CAST sees huge increase in need for food at its pantry

Before the COVID-19 virus struck, Community Action Southold Town was distributing about $1,200 a week in food to needy families and individuals at its Greenport food pantry.

That was then, this is now: “We are spending about $5,000 a week on food, and we are seeing far more people who have never come in before who need help,” said Cathy Demeroto, CAST’s executive director. “It’s a whole new group of people.”

In a stark indication of how the spread of the virus has struck low income people and families on the North Fork — the people who wash dishes in restaurants, clean bathroom in motels and, generally speaking, clean up after the rest of us — the huge spike in demand for food illustrates what has happened and all in a matter of days.

As of noon Sunday, the numbers cataloging the COVID-19 pandemic here and statewide keep rising. The numbers will surely rise again as the days go on. There are 5,168 confirmed cases in the state; 1,034 in Suffolk County; 70 in Southold Town and 11 in Riverhead.

The death toll statewide is 374; the Suffolk County death toll is 12 — four of which occurred at Peconic Landing in Greenport. Southold, and in particular Greenport, is in the bull’s eye of a virus that spreads easily and quickly and for which there is no vaccine yet.

And CAST is on the front lines.

“We are definitely seeing a dramatic increase in people coming in,” Ms. Demeroto said. “And not just our regular clients, but people we have not served before… Seniors, too. I’d say we are seeing 15 to 20% of the people coming in we have not served before.“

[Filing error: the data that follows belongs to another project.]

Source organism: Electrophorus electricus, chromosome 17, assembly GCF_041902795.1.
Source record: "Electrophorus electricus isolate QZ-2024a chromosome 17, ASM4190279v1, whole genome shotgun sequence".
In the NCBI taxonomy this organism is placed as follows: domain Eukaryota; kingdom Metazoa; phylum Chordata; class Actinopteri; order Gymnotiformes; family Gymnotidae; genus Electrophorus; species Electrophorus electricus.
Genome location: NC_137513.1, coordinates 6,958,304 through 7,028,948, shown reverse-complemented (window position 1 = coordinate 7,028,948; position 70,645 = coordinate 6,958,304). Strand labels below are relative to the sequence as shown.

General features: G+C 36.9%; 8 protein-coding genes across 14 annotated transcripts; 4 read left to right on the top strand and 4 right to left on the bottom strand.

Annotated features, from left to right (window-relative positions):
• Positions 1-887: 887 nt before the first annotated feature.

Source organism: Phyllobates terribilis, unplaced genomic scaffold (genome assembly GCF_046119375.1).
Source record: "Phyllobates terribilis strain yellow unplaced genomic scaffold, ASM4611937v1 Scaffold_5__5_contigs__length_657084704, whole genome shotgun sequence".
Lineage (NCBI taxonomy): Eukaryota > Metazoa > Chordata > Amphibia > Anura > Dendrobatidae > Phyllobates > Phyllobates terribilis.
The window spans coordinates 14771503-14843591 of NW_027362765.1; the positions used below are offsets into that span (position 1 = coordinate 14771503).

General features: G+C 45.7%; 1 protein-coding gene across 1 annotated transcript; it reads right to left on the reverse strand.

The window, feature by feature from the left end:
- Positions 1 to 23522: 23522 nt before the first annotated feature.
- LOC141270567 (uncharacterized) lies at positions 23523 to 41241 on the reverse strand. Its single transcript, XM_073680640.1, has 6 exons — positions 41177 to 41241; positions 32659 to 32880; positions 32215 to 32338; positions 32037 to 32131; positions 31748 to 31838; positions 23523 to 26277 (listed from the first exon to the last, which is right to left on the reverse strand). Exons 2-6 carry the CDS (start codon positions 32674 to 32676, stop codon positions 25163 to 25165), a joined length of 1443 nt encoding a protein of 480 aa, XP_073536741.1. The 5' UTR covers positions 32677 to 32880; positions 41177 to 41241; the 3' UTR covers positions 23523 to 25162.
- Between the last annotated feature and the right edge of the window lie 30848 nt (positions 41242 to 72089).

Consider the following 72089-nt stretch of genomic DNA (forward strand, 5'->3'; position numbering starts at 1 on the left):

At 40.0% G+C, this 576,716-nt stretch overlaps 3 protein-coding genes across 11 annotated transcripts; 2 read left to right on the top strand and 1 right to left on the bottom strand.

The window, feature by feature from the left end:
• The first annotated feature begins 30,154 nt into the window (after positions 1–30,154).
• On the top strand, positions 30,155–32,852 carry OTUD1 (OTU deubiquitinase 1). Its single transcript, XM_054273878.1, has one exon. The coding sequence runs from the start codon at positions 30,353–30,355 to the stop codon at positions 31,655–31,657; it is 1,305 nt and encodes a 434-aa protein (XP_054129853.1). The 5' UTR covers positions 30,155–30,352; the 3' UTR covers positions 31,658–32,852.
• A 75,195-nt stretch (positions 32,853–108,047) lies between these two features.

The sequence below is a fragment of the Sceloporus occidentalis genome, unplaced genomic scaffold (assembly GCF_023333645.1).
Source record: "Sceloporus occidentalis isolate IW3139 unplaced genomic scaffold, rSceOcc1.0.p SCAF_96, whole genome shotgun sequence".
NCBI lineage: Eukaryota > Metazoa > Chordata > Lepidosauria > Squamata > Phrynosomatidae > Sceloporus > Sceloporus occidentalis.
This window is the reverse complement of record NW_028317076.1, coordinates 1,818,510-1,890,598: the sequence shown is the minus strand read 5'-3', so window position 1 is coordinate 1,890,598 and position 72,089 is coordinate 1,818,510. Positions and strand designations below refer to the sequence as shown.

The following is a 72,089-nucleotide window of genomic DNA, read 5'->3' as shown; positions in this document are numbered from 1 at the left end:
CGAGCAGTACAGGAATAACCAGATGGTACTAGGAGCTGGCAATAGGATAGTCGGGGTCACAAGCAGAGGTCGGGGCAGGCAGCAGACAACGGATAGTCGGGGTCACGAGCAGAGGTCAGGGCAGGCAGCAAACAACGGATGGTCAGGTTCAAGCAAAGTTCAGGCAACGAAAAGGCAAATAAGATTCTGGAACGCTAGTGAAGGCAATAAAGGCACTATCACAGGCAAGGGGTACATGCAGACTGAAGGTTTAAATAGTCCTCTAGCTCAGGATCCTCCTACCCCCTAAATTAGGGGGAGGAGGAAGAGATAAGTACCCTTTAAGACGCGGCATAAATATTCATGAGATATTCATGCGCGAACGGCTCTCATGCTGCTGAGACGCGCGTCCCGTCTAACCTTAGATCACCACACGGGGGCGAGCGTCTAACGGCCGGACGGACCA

As a result, CAST’s food costs have increased dramatically — from about $1,200 a week to now $5,000 a week.

“We are making three and four runs to Riverhead to shop for food,” she said.

To help fill the monetary gap, former Greenport mayor David Kapell and his family have stepped into the breech with a GoFundMe page that in just 24 hours has raised over $4,000 from community residents determined to help those who need it.

“CAST has enough funding for maybe a couple of weeks,” Mr. Kapell said. “But they will need more and more to meet the demand. I think on Friday something like 100 prepared meals went out from the pantry. In just a few hours. There is a significant low income population in Greenport” getting hammered economically by the shuttering of dozens of businesses.

“I’m going after anything I can get,” Mr. Kapell added. “My own sense is that, when we come out of this, life will be completely different. There will be fewer businesses and massive unemployment.”

Expanding its efforts to get food to those in need, on Monday CAST launched an emergency Feed-A-Kid program, with families receiving a food bag once each week during food pantry hours, which are 9 a.m.-noon on Monday, 3 p.m.-6 p.m. Tuesday and 9 a.m.-noon Friday. To sign up, people can call 631-477-1717 during food panty hours.

“It’s really important we come together as a community. We are stronger when everyone is thriving — when they have food,” Ms. Demeroto said. “I’m finding the community to be very kind and generous. The number of people volunteering is truly amazing. And we are in for the long haul and doing our very best.”